Let’s Dance!

Many young children can have a hard time just sitting and listening for 30 minutes at story time–it’s a lot to ask of their little bodies and brains.  That’s why we love to incorporate music and movement in all of our story times!

This approach is called Continue reading


Verbalizing Emotions

It seems that everyone is in full Halloween mode this time of year. With ghosts and goblins in the grocery stores and witches and mummies in schools and other public areas, toddlers see the fun building all around them.  As much as they would like to participate in the festivities, not all little ones are ready or prepared for this kind of Halloween fun.  And since their vocabulary is just budding, they may not have the words to express how they feel. Children may put on a brave face or act out in seemingly unrelated ways to the emotions developing inside.  Teaching your child to communicate his feelings with words will help you ease his fears and frustration. Fear is just one of the feelings toddlers and older children struggle to verbalize.  Here is an app, a few books, and some articles to help you start a conversation with your little one about the emotions they might be experiencing and help you to customize their holiday involvement.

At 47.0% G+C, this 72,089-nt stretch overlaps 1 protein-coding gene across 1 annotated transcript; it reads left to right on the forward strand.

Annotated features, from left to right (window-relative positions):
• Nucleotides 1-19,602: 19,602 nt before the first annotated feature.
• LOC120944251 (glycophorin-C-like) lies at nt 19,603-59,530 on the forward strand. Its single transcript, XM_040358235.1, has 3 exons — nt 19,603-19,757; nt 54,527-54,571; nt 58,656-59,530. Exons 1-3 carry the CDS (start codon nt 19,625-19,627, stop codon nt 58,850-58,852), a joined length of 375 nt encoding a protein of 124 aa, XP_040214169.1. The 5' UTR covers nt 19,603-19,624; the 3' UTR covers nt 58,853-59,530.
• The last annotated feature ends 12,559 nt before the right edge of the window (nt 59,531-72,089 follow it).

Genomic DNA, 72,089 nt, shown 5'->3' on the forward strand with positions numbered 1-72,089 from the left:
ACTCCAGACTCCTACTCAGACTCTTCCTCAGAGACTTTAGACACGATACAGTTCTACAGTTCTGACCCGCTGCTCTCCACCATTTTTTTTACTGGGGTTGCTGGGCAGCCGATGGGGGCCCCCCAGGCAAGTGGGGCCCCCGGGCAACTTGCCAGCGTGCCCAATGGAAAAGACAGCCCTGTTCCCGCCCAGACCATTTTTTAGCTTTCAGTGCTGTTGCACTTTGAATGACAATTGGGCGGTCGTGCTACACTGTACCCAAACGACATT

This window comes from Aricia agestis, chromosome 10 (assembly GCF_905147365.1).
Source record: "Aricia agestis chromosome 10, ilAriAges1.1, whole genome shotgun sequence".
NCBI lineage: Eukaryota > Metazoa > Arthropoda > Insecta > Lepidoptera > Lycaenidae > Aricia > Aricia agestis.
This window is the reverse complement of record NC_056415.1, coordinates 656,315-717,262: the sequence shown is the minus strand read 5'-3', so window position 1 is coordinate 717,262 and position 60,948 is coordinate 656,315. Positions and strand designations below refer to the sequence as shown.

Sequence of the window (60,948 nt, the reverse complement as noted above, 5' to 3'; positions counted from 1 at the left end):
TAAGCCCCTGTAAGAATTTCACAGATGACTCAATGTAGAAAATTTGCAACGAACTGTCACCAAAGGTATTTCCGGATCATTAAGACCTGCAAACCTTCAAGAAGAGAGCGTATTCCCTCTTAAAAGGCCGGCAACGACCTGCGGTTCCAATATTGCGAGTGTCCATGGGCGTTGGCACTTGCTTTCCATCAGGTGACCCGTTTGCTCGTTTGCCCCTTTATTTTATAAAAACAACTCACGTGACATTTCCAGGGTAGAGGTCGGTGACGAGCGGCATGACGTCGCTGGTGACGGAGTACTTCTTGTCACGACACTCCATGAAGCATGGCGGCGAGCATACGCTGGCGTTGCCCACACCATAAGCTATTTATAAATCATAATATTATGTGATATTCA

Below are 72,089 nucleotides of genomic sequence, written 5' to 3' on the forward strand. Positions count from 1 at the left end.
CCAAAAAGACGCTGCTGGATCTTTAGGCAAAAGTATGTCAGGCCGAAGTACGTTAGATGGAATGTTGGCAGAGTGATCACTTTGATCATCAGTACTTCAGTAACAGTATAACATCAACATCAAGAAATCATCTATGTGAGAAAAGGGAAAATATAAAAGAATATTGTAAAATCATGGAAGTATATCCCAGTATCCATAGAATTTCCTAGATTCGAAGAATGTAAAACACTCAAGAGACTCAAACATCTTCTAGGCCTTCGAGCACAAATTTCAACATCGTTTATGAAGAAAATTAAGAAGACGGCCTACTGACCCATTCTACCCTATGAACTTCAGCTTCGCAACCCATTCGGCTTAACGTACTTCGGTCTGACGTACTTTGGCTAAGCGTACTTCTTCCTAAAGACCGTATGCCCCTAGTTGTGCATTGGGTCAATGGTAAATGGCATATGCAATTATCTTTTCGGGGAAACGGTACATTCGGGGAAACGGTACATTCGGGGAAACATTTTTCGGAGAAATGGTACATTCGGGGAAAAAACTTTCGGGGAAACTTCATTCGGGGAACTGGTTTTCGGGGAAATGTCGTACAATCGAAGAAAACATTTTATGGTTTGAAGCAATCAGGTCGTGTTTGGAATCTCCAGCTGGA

Daniel Tiger’s Grrr-ific Feelings App

Theo’s Mood by Maryann Cocca-Lefflier

Hooray For Hat by Brian Won

You’re A Crab!: A Moody Day Book by Jenny Whitehead

Wild Feelings by David Milgrim

Bug In A Vacuum by Melanie Watt

Making Halloween Fun for Toddlers

Halloween Safety Tips


Recently, while visiting one of Miss Kathleen’s story times, I noticed a child who was captivated by the app, My Zoo Animals: Toddler’s Seek & Find Book, on Miss Kathleen’s iPad. In this app, children enjoy a bird’s eye view of a zoo and what all of the animals and people are up to. The child tapped the camel to see it spit on a nearby man, an elephant spraying water, the ice cream man ringing his bell, and more. While the same action occurred every time the child tapped the same animal or person in the zoo, they were completely engrossed in seeing the same movement happen over and over. Continue reading